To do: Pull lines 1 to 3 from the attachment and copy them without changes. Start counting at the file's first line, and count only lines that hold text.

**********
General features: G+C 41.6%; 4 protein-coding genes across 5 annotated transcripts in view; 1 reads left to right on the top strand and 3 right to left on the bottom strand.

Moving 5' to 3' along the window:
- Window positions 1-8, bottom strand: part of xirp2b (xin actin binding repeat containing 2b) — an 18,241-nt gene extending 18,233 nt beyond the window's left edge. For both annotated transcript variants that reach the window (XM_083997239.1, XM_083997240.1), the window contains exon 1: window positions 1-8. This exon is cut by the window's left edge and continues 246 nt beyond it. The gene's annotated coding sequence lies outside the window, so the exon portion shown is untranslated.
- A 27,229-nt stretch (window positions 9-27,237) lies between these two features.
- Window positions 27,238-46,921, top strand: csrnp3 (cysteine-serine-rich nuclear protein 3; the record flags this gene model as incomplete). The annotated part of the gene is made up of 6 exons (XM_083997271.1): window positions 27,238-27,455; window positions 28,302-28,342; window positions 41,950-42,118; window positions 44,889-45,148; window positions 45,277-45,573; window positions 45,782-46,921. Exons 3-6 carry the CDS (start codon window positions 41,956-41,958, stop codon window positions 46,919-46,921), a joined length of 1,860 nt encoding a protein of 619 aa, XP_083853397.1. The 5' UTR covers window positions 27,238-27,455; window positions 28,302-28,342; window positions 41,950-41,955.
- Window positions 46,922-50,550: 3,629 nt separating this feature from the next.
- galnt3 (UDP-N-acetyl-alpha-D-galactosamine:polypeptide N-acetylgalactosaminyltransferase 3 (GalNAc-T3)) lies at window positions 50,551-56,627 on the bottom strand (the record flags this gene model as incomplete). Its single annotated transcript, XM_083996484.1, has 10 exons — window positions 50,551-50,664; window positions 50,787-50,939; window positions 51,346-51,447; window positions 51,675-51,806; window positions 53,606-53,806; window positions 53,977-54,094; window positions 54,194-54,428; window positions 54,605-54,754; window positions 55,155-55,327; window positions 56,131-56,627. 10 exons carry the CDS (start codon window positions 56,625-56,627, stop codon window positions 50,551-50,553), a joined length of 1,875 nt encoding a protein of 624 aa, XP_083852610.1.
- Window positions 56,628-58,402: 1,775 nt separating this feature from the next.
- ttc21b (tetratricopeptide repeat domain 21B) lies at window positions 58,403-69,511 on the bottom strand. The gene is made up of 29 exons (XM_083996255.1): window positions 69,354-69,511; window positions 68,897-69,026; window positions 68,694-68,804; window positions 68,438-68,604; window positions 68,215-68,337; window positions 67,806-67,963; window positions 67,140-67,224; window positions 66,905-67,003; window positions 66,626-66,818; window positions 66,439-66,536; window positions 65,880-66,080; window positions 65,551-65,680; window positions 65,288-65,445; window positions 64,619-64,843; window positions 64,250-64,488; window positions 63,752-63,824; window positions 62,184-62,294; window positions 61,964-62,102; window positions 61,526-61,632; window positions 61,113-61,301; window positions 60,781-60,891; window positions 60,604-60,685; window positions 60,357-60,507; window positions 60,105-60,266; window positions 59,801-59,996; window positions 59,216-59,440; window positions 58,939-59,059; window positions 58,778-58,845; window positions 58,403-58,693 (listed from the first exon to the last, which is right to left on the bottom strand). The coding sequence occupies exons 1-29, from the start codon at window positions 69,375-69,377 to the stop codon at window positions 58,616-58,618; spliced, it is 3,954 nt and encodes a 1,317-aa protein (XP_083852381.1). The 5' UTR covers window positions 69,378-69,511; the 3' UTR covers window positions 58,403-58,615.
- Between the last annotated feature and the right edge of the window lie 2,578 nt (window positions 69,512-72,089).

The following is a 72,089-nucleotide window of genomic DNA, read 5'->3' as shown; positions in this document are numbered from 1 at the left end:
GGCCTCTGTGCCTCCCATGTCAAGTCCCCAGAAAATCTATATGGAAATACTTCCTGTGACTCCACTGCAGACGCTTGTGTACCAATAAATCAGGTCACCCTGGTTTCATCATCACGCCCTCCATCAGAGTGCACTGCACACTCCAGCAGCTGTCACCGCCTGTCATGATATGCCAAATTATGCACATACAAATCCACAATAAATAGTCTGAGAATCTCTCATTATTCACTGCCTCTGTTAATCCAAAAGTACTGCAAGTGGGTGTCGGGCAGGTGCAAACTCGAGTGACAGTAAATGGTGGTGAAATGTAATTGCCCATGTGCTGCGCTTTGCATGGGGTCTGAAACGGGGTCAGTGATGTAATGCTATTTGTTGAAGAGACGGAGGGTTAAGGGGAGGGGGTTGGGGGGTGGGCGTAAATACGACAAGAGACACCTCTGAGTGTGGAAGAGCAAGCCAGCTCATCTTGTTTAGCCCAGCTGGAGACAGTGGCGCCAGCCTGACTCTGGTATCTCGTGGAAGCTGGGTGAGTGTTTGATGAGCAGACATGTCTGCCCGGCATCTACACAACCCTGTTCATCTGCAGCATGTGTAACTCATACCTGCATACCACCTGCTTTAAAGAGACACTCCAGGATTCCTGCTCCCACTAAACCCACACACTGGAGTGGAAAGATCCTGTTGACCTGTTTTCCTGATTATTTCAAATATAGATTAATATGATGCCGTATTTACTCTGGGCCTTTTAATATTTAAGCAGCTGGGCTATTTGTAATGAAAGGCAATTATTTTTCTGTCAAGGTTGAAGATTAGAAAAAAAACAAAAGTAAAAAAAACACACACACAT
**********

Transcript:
General features: G+C 41.6%; 4 protein-coding genes across 5 annotated transcripts in view; 1 reads left to right on the top strand and 3 right to left on the bottom strand.

Moving 5' to 3' along the window:
- Window positions 1-8, bottom strand: part of xirp2b (xin actin binding repeat containing 2b) — an 18,241-nt gene extending 18,233 nt beyond the window's left edge. For both annotated transcript variants that reach the window (XM_083997239.1, XM_083997240.1), the window contains exon 1: window positions 1-8. This exon is cut by the window's left edge and continues 246 nt beyond it. The gene's annotated coding sequence lies outside the window, so the exon portion shown is untranslated.